Curiously, in the course of other bike/pedestrian discussions some people indicated that we should defer to experts in such matters. But apparently that is only true when the expert expresses an agreeable viewpoint to those people. If not, they reserve the right to pick and choose, a right not afforded others.
i agree with experts when they’re right, and not when they’re wrong.
Mr. Cibor said that the stop signs would certainly harm cyclists, would make it less desirable as a cycling path. he was right when he said that.
he said it might help them, because it might manage conflicts at the intersections. fwiw, he was absolutely wrong when he said that and he should have known better. but even in his telling, the advantage to cyclists is speculative and the disadvantage is certain.
Cibor is by far the best thing to have ever happened to our Engineering Department but the certified engineers in that department, and the consultants they hire, have a long history of ignoring bike and ped guidance from the American Asssocation of State Highway Officials and the Manual on Uniform Traffic Control Devices. even under Cibor’s guidance, this tendency hasn’t stopped. i definitely disagree with engineers fairly often.
for example, the claim that he hasn’t conducted an engineering study sufficient to lower the speed limit to 20mph is bogus. i don’t agree with Cibor there. he is trying to cover his ass politically. he does not have political blinders, and he couldn’t do his job if he did. he has the authority to lower the speed limit based on a study of any level of superficiality so long as it was conducted personally.
and i’ve confronted him on this before, what criteria could he possibly assess that might say that drivers should be going over 20 there? i’ve tried real hard to extract the criteria from his department on several occasions and this is what i’ve come up with: they believe the speed limit should be too high if it’s in an area of town where they’ve given up on meeting the safety goals of the transportation plan, such as (broadly) north of the bypass or south of Hillside. in those areas, no amount of planning will convince their department that anything (safety, accessibility, equity) might be more important than the prompt and reckless movement of cars.
this is 7th street downtown. i’m never going to agree with an engineer saying we should give up on controlling speeds in this context.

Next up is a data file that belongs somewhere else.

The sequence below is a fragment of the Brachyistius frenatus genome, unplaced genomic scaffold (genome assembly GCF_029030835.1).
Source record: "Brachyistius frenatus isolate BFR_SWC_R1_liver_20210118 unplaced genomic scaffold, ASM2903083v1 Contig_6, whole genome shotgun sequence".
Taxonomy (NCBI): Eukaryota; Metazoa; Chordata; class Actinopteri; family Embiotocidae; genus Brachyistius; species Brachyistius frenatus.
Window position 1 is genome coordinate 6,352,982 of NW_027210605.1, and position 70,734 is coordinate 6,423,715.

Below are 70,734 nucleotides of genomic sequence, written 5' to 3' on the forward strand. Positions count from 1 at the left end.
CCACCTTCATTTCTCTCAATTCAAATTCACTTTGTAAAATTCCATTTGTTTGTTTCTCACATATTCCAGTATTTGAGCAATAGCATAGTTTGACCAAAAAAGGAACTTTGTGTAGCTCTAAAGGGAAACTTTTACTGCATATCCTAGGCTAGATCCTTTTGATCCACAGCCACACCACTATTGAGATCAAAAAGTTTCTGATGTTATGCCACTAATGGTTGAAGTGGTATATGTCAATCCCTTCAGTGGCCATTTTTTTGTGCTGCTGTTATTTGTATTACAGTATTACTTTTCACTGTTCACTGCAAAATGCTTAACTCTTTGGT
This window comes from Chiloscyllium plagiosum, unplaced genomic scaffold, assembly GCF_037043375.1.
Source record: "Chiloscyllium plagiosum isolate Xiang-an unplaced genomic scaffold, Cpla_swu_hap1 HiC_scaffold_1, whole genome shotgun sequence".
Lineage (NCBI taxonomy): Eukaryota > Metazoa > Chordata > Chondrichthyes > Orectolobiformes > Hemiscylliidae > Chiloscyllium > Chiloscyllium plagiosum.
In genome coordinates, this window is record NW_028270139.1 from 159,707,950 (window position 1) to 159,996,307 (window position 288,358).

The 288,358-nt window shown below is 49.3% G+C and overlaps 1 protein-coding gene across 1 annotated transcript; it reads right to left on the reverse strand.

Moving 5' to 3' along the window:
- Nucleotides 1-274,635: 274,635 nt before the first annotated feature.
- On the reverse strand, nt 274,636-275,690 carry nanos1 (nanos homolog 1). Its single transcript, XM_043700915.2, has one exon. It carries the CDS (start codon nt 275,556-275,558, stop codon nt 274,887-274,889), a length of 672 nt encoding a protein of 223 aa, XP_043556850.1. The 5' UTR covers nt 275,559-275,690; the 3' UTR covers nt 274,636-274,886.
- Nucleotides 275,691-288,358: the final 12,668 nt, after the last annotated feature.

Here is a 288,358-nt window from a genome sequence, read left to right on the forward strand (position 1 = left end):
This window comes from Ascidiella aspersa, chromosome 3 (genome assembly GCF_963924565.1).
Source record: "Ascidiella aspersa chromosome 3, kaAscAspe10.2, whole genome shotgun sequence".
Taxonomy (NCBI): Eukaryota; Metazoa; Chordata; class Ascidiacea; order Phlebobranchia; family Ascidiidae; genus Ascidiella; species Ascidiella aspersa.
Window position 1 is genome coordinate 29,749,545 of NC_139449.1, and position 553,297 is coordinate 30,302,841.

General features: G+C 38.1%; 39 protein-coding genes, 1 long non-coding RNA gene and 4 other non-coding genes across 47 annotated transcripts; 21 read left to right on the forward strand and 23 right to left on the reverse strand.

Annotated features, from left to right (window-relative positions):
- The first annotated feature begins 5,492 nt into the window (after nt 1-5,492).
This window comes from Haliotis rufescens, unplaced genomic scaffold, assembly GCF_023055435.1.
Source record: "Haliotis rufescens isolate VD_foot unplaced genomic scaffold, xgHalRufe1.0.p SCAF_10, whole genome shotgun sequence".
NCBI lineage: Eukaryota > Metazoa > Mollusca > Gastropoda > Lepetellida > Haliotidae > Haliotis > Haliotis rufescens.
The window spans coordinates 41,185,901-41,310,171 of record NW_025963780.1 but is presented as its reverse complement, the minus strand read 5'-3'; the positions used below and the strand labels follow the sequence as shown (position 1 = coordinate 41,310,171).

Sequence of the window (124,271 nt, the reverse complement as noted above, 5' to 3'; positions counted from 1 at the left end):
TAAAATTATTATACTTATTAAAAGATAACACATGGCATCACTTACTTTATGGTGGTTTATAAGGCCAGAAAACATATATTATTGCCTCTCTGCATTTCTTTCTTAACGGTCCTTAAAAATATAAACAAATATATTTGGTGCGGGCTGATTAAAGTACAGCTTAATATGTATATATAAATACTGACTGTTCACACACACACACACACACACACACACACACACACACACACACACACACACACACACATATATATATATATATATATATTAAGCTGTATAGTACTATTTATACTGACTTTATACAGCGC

I have a hard time seeing the reinstallation of stop signs as “harming” cyclists, Greg. It may annoy them, make their rides less enjoyable, and add physical strain–is that what Mr. Cibor was calling “harm?” I think the stop signs would indeed make the 7th St. path less desirable to cyclists. It would also make the path less desirable to motorists. (Motorists driving north-south would benefit.)
The absolute beneficiaries would be pedestrians.
If we are concerned about auto speeds exceeding 20 mph on 7th St., the two options for controlling it are stop signs at every street (we can predict a near 100% success rate), or lowering the speed limit and diverting scarce police resources to enforcing that so stringently that the news will reach all drivers that 20 means 20 (I don’t believe there is a road in town where drivers routinely consider the speed limit to be a hard maximum). Apart from the fact that the police resources don’t currently exist, I believe there is no way to approach the 100% result you seem to be demanding using this approach. I’m not arguing against a 20 mph limit, but if you want a 20 mph outcome you’ll likely need a 15 mph limit (unless you want to add speed bumps, etc.).
I’m no longer a cyclist (and was always clumsy at it), so I may be missing something, but why is such a high priority being placed on the recreational enjoyability of cycling this non-scenic city street, to the point that it is worth pedestrians requiring increased caution and potential danger?
i want to make sure i’m not putting words in Mr. Cibor’s mouth. here’s how he put it in the report, “It is worth noting that the majority of crashes are a result of motor vehicle drivers failing to yield to other motor vehicles, but the improvement option of implementing all-way stop control would have the most negative impact to efficiency for transit and bicycle/scooter traffic.”
“negative impact to efficiency”. that’s against the point of the project, to provide a desirable path for cyclists. there is so much effort into putting desirable paths for drivers, to such a huge detriment to the city. definitely most drivers perceive even the tiniest “negative impact to efficiency” to be a great harm to them!
i don’t think the stop signs will see anywhere near a 100% performance rate by any metric, most especially vehicles coming to a complete stop, or even entering the crosswalks at less than 10mph. i don’t expect police to have a 100% performance rate either. 100% isn’t something reasonable from any intervention. but where there is good engineering already setting an expectation of 20mph speeds, it does not take a major intervention to change behavior.